WINDSOR v. U.S.
Annotate this Case
419 U.S. 938 (1974)
U.S. Supreme Court
WINDSOR v. U.S. , 419 U.S. 938 (1974)
419 U.S. 938
Mark Randall WINDSOR v. UNITED STATES.
Supreme Court of the United States
October 21, 1974
On petition for writ of certiorari to the United States Court of Appeals for the Fifth Circuit.
The petition for a writ of certiorari is denied.
Mr. Justice DOUGLAS, dissenting.
The petitioner, convicted of failure to report for induction, 50 App. U.S.C. 462(a), challenges the induction order on the ground that he was improperly denied exemption from selective service as a conscientious objector. Petitioner completed high school under a student deferment in 1969. In January 1970, he was reclassified I-A and was ordered to report for a pre-induction physical examination the following October. In January 1971, petitioner filed an application for reclassification as a conscientious objector. His local selective service board rejected this claim advising petitioner by letter:
- 'Your claim as a conscientious objector was considered by the Board on February 12, 1971, and in their opinion your professed belief in opposition to war is not a compelling or controlling force in your life, but is simply an expedient to avoid military service at this time and that you are not sincere in your belief.'
Petitioner appealed to an Appeal Board, which affirmed without opinion the local board's denial of exemption. The Court of Appeals, applying a rule announced in United States v. Stetter, 445 F.2d 472 (CA5 1971), that when an applicant makes a prima facie case for exemption as a conscientious objector the board must give a statement of reasons for rejection of the application, construed the local board's letter to petitioner as a finding of insincerity of petitioner's asserted beliefs. The court then concluded that a finding of insincerity could be based upon the fact that petitioner waited for more than a year after his reclassification as I-A to file his application for exemption and did so only after passing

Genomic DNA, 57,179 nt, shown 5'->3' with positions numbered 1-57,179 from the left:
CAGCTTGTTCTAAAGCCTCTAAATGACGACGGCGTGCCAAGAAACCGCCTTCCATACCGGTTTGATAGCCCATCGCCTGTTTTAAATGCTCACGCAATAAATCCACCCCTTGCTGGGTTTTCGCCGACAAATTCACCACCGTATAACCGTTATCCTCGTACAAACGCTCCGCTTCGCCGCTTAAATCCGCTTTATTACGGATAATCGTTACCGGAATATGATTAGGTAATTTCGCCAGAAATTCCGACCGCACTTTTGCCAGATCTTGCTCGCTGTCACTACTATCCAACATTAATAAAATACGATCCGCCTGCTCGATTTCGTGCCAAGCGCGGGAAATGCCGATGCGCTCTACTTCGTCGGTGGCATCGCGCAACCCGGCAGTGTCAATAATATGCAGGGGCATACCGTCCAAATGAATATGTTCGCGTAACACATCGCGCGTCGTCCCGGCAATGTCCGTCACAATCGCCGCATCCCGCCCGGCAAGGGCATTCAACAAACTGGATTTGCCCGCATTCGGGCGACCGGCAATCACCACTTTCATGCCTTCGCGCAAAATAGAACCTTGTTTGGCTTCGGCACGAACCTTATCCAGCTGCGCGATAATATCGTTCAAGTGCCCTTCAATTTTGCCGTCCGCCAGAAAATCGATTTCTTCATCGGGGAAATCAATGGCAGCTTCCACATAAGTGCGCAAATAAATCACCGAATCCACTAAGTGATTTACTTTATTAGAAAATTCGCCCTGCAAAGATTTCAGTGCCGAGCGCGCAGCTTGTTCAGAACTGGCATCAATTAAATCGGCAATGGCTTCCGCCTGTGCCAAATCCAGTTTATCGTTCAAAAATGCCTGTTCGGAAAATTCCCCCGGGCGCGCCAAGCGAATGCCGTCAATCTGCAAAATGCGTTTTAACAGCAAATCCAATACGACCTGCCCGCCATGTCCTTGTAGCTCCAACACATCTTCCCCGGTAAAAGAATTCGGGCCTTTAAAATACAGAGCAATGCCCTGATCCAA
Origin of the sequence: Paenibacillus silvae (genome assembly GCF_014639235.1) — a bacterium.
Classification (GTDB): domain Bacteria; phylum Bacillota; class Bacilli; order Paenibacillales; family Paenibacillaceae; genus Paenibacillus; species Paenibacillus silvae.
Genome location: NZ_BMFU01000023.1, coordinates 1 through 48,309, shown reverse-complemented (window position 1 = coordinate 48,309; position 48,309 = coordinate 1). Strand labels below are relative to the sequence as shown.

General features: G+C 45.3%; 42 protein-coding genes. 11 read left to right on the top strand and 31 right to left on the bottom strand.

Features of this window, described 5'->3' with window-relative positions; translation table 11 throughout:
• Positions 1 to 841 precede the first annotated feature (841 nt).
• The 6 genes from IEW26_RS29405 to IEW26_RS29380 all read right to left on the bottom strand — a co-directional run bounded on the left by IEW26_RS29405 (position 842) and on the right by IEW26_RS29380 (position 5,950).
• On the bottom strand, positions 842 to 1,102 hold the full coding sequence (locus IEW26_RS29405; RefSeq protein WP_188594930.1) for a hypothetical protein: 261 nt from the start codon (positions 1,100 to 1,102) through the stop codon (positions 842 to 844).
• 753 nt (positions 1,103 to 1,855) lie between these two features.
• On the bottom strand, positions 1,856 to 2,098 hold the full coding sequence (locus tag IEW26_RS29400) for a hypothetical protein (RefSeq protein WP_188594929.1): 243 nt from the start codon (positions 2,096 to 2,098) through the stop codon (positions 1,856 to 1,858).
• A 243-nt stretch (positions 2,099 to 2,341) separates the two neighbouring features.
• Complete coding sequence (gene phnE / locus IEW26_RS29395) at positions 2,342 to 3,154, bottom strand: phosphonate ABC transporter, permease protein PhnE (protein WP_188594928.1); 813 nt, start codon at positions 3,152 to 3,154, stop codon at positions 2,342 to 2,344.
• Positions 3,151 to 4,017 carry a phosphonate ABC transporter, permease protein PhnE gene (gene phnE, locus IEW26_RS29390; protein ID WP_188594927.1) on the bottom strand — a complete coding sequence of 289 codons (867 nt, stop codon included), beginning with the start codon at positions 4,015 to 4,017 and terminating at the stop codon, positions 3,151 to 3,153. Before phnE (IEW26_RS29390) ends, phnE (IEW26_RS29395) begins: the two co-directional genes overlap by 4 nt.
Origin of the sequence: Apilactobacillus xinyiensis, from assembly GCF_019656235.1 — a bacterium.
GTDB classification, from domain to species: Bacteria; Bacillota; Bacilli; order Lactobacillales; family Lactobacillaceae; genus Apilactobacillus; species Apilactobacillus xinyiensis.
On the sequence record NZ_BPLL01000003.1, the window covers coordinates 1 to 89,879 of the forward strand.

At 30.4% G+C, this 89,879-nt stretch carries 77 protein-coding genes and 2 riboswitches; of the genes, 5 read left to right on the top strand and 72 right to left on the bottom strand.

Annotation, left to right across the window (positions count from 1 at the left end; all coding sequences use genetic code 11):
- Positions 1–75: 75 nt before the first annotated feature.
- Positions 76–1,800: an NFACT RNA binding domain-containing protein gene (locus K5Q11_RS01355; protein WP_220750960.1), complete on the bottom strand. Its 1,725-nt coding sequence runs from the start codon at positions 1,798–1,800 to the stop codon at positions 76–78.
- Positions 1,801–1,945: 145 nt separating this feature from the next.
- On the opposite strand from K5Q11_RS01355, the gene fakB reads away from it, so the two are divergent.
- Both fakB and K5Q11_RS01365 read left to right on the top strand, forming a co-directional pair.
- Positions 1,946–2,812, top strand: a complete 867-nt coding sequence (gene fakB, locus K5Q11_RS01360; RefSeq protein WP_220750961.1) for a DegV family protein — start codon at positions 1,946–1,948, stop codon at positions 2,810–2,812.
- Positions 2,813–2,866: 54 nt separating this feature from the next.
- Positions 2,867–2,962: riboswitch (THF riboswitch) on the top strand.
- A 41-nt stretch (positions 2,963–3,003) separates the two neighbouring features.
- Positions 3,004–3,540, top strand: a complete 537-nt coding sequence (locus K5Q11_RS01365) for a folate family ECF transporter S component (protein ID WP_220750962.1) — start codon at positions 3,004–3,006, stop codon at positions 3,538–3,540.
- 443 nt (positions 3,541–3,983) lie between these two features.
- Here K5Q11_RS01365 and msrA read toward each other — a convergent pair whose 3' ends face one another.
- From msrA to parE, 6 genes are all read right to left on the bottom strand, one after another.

his pre-induction physical examination. Accordingly, the court found that the board's 'reason' had a basis in the record and affirmed petitioner's conviction.
Elsewhere I have expressed my view that an applicant for exemption as a conscientious objector is entitled, under Due Process Clause of the Fifth Amendment, to a hearing before a local board on his claim. Fein v. Selective Service System, 405 U.S. 365, 382 ( 1972) (dissenting opinion). A statement of reasons accompanying a decision adverse to the applicant is no less a requirement of due process. Without a statement of reasons there is simply no way to ascertain whether the board has acted within its powers as prescribed by law. [Footnote 1] See Goldberg v. Kelly, 397 U.S. 254, 271 (1970); Joseph v. United States, 405 U.S. 1006 (1972) ( dissenting opinion). The only statement afforded petitioner is contained in the local board's February 1973 letter, a document insufficient in two respects to sustain the board's denial of exemption.
First, the board's statement that petitioner's belief 'is not a compelling or controlling force in your life' gives little confidence that the board applied the correct legal standard for exemption under 50 App.U. S.C. 456(j). The statute authorizes exemption for any person 'who, by reason of religious training and belief, is conscientiously opposed to participation in war in any form.' In Clay v. United States, 403 U.S. 698, 700 (1971), we said:
- 'In order to qualify for classification as a conscientious objector, a registrant must satisfy three [419 U.S. 938 , 940]